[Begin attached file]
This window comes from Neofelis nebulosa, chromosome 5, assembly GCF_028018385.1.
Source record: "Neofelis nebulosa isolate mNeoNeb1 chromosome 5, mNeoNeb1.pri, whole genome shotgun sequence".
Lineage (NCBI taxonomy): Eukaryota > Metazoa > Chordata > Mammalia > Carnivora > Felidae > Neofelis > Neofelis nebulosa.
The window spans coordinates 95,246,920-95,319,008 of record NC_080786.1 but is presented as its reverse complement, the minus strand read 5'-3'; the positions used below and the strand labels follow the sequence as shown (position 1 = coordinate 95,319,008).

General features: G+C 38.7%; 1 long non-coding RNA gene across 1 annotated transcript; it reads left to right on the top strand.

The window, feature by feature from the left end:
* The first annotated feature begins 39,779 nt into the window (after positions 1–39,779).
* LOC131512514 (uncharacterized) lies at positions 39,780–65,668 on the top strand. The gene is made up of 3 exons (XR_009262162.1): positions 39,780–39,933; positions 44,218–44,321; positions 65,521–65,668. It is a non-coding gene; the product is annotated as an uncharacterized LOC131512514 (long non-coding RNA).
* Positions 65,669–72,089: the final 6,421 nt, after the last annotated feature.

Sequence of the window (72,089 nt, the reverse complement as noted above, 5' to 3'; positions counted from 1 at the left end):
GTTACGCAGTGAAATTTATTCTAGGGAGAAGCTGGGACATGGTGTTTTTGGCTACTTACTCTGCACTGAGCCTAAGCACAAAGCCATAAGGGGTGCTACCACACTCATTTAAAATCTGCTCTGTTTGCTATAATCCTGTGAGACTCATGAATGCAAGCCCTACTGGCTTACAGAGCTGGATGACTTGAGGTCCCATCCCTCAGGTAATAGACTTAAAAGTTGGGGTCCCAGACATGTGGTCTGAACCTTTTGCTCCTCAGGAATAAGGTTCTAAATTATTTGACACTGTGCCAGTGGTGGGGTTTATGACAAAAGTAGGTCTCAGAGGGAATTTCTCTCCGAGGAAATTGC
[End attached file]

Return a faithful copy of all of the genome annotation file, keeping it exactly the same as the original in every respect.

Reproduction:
This window comes from Neofelis nebulosa, chromosome 5, assembly GCF_028018385.1.
Source record: "Neofelis nebulosa isolate mNeoNeb1 chromosome 5, mNeoNeb1.pri, whole genome shotgun sequence".
Lineage (NCBI taxonomy): Eukaryota > Metazoa > Chordata > Mammalia > Carnivora > Felidae > Neofelis > Neofelis nebulosa.
The window spans coordinates 95,246,920-95,319,008 of record NC_080786.1 but is presented as its reverse complement, the minus strand read 5'-3'; the positions used below and the strand labels follow the sequence as shown (position 1 = coordinate 95,319,008).

General features: G+C 38.7%; 1 long non-coding RNA gene across 1 annotated transcript; it reads left to right on the top strand.

The window, feature by feature from the left end:
* The first annotated feature begins 39,779 nt into the window (after positions 1–39,779).
* LOC131512514 (uncharacterized) lies at positions 39,780–65,668 on the top strand. The gene is made up of 3 exons (XR_009262162.1): positions 39,780–39,933; positions 44,218–44,321; positions 65,521–65,668. It is a non-coding gene; the product is annotated as an uncharacterized LOC131512514 (long non-coding RNA).
* Positions 65,669–72,089: the final 6,421 nt, after the last annotated feature.

Sequence of the window (72,089 nt, the reverse complement as noted above, 5' to 3'; positions counted from 1 at the left end):
GTTACGCAGTGAAATTTATTCTAGGGAGAAGCTGGGACATGGTGTTTTTGGCTACTTACTCTGCACTGAGCCTAAGCACAAAGCCATAAGGGGTGCTACCACACTCATTTAAAATCTGCTCTGTTTGCTATAATCCTGTGAGACTCATGAATGCAAGCCCTACTGGCTTACAGAGCTGGATGACTTGAGGTCCCATCCCTCAGGTAATAGACTTAAAAGTTGGGGTCCCAGACATGTGGTCTGAACCTTTTGCTCCTCAGGAATAAGGTTCTAAATTATTTGACACTGTGCCAGTGGTGGGGTTTATGACAAAAGTAGGTCTCAGAGGGAATTTCTCTCCGAGGAAATTGC